A nurse who was quarantined in New Jersey after returning from treating Ebola patients in West Africa described the experience in a harrowing first-person account published Saturday.
The Dallas Morning News published the narrative from Kaci Hickox, who worked in Sierra Leone for Doctors Without Borders. She showed no symptoms upon her return, but the hospital is requiring her to remain quarantine for the 21 days that will ensure she does not have the disease.
“This is not a situation I would wish on anyone, and I am scared for those who will follow me,” Hickox wrote.
One after another, people asked me questions. Some introduced themselves, some didn’t. One man who must have been an immigration officer because he was wearing a weapon belt that I could see protruding from his white coveralls barked questions at me as if I was a criminal.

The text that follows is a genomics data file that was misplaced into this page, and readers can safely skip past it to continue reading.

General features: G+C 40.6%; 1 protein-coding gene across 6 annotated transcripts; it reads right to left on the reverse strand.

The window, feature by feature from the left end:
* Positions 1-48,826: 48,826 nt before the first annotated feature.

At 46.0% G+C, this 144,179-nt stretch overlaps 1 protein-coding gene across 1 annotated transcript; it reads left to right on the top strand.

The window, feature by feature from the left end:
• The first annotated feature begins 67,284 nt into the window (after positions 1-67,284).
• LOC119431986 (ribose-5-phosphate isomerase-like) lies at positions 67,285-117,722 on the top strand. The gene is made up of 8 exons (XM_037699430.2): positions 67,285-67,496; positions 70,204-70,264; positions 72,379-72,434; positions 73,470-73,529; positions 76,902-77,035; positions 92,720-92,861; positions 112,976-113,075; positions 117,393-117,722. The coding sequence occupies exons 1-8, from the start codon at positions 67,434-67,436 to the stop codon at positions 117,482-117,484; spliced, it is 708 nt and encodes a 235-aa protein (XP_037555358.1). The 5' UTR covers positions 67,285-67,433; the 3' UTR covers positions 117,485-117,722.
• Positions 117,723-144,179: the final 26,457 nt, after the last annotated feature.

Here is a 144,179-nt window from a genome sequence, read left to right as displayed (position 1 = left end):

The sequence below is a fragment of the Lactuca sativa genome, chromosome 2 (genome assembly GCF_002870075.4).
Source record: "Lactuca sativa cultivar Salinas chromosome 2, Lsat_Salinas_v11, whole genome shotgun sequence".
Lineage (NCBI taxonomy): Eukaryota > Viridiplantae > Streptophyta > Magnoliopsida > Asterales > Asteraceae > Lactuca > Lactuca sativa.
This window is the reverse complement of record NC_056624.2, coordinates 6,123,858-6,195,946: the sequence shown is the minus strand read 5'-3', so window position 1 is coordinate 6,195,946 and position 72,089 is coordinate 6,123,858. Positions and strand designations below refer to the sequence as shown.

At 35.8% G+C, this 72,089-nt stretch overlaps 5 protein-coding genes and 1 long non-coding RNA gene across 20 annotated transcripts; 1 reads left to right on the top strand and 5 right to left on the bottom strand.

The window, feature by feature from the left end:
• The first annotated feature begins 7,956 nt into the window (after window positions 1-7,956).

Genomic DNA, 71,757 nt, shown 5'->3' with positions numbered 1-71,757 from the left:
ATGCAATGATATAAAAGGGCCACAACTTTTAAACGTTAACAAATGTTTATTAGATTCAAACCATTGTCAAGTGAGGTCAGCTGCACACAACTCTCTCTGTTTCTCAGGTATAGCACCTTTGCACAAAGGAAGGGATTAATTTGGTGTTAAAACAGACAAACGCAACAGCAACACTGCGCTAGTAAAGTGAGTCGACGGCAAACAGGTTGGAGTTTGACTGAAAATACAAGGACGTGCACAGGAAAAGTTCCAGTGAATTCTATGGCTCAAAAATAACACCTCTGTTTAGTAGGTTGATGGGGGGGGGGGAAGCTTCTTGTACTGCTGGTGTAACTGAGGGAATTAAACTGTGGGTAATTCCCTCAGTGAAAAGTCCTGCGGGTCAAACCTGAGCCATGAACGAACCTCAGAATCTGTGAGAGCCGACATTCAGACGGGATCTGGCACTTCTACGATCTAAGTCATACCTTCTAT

Two other officials asked about my work in Sierra Leone. One of them was from the Centers for Disease Control and Prevention. They scribbled notes in the margins of their form, a form that appeared to be inadequate for the many details they are collecting.
I was tired, hungry and confused, but I tried to remain calm. My temperature was taken using a forehead scanner and it read a temperature of 98. I was feeling physically healthy but emotionally exhausted.
Three hours passed. No one seemed to be in charge. No one would tell me what was going on or what would happen to me.
“The epidemic continues to ravage West Africa. Recently, the World Health Organization announced that as many as 15,000 people have died from Ebola,” Hickox said. “We need more health care workers to help fight the epidemic in West Africa. The U.S. must treat returning health care workers with dignity and humanity.”